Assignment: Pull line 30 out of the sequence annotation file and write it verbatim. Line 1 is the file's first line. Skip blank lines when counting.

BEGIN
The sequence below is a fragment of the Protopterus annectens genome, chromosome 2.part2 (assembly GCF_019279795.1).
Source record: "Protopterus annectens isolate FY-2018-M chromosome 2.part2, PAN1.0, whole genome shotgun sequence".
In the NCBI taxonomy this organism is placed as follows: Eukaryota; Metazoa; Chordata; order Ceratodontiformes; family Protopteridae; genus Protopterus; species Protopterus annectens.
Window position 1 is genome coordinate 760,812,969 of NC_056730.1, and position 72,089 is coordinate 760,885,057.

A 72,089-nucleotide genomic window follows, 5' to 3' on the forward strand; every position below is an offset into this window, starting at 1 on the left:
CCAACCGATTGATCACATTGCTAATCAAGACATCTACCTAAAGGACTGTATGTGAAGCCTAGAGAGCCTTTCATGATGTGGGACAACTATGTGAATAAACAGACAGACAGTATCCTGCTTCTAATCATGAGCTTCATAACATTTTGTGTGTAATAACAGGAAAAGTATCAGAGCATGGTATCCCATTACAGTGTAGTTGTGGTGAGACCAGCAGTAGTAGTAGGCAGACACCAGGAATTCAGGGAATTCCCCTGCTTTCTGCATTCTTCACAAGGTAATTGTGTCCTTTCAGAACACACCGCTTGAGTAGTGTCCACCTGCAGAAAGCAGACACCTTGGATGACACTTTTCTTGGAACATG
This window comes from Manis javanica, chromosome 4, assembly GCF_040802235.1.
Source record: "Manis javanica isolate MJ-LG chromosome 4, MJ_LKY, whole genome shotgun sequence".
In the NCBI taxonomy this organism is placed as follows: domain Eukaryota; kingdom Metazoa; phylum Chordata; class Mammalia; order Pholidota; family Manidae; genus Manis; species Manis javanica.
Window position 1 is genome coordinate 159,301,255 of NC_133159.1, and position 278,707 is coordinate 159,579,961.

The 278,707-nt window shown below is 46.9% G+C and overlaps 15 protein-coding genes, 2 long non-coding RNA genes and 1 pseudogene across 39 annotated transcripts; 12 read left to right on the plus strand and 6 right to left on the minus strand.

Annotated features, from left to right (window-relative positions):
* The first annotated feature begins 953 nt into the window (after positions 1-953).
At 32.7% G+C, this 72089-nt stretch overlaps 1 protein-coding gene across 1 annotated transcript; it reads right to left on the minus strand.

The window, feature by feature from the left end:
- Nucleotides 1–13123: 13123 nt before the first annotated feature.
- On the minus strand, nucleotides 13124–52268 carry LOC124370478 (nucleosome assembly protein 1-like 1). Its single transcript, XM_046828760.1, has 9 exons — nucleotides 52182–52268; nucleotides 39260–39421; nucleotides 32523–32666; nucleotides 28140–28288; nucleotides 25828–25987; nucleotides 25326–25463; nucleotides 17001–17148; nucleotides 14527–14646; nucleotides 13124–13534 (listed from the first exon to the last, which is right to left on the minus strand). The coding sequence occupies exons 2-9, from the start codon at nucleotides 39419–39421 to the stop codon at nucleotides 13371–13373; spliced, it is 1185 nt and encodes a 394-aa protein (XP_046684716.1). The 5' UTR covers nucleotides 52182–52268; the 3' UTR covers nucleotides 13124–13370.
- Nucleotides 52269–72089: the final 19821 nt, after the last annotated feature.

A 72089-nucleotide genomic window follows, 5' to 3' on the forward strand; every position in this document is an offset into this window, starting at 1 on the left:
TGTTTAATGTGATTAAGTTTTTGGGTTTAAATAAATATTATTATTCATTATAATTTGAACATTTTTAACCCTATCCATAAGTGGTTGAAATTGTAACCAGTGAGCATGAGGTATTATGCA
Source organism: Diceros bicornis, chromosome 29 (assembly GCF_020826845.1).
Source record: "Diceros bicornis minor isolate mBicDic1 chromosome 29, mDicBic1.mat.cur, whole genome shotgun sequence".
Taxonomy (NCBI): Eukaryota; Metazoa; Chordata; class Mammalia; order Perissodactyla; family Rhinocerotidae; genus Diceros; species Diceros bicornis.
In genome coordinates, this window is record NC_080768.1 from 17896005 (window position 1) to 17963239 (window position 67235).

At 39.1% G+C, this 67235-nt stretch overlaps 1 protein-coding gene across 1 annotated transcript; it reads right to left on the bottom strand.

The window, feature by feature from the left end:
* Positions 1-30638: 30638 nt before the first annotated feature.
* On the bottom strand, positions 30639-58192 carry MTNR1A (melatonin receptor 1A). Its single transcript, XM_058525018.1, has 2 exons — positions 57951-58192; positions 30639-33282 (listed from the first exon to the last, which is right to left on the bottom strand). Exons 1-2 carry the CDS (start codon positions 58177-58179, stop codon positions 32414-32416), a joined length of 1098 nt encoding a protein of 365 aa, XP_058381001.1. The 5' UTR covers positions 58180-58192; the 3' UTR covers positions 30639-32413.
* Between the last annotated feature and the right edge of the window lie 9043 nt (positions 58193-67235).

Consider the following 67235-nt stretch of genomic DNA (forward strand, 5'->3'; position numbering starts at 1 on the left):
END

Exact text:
Consider the following 67235-nt stretch of genomic DNA (forward strand, 5'->3'; position numbering starts at 1 on the left):